Treasure And Story Baskets
Sensory baskets are excellent resource for cross-curricular learning at all ages. However, when you're trying to build vocabulary with children, a treasure basket can be an extremely useful tool to introduce children to new words through visual and physical objects.
Baskets could be themed to support links being made between objects by applying the new word across a variety of objects, e.g:
A basket of metal objects containing metal bowls (cold, shiny, metal), a fish slice (cold, shiny, metal) and set of whisks (cold, shiny, metal). You can see a video of a practitioner creating her own treasure baskets below:
Making treasure baskets are simple if you already have all of the resources. However to do this on a large scale can be expensive and time consuming.
If you prefer, you can buy reasonably priced ones from:
Story baskets are different to treasure baskets and generally are used for slightly older children, though you can continue to use these with babies if you feel they are relevant (or can be linked such as to a 'Thats not my' book. In fact, see my example below of my story basket linked to one of these texts.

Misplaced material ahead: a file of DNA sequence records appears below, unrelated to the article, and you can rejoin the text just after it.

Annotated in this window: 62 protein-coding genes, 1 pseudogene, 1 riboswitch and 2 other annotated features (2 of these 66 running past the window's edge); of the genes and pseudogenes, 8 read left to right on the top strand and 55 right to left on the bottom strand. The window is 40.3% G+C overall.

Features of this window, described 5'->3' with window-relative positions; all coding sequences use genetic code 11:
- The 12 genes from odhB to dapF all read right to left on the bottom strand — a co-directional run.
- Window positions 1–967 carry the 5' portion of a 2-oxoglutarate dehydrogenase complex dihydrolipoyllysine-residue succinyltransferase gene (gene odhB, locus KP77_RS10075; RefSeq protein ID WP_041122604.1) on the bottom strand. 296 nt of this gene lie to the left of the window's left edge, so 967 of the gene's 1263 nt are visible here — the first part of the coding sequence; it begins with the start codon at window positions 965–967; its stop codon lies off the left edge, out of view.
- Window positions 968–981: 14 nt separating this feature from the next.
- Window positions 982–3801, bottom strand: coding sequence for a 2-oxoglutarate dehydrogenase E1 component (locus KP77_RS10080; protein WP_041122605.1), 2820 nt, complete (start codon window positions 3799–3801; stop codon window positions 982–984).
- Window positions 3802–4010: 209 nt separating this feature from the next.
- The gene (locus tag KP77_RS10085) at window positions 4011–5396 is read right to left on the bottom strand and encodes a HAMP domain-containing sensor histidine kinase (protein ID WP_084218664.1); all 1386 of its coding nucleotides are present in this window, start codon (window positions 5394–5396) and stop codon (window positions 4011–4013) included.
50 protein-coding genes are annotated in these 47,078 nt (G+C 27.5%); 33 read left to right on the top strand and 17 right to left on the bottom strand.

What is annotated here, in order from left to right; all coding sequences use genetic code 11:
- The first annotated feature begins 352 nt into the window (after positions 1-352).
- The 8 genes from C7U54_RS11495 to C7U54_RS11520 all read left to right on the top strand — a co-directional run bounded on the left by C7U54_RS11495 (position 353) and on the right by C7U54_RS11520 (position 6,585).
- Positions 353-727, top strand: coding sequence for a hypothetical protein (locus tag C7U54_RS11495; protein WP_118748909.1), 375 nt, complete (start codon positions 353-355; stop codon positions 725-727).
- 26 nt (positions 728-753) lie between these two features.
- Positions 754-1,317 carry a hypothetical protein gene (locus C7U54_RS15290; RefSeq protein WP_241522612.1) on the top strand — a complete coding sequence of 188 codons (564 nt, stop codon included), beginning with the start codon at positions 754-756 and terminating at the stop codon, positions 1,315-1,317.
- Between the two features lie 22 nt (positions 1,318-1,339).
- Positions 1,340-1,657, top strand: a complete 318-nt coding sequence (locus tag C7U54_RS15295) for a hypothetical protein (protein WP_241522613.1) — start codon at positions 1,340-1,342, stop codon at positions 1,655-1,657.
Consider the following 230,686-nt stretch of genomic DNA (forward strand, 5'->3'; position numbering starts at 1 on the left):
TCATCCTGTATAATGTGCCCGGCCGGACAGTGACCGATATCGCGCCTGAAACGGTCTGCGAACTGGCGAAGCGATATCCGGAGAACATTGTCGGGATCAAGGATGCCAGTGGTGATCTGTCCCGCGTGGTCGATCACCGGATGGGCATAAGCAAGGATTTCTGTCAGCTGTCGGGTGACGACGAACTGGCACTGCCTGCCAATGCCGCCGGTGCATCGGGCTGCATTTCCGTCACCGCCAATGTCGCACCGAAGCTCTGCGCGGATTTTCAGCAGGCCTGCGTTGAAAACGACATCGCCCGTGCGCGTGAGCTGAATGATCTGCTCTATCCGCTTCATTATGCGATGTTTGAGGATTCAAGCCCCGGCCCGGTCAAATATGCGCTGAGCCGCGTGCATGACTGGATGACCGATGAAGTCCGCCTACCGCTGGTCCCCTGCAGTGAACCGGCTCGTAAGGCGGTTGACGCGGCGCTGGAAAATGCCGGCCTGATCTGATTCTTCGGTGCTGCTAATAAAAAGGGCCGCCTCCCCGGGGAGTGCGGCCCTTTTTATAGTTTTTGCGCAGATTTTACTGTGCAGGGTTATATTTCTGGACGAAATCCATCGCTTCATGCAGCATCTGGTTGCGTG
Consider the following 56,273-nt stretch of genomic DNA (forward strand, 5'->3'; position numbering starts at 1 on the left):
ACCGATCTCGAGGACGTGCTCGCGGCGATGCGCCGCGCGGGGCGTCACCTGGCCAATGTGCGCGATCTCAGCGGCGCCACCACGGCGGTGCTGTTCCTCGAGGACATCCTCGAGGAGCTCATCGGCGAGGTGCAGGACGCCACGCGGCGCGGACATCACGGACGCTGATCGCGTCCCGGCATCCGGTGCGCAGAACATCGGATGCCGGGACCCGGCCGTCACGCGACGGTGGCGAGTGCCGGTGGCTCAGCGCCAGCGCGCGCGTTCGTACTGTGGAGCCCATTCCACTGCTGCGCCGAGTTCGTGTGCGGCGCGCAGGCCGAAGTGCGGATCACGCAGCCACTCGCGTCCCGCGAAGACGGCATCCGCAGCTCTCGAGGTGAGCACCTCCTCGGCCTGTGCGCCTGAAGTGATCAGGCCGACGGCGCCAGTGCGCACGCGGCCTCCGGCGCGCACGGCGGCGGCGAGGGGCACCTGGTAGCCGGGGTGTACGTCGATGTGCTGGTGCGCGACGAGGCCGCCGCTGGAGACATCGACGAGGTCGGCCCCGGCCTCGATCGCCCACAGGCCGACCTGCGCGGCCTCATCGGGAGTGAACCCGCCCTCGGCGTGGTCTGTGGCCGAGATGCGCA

The basket above was sourced very quickly from items around my house. It contains something shiny, rough, silky, smooth and bumpy (words from the story). You could accomplish the same in your setting in a few minutes. The idea is to relate the new vocabulary contained within the story, to their environment. You could even take it further and have a whole collection of 'rough' objects or a collection of 'silky' objects, entirely depending on your resources and the needs of the children.
For older children, you can include props related directly to the story which allows them to role play and retell but ensuring they are as heuristic possible means the children can understand them better, e.g the sticks in the three little pigs.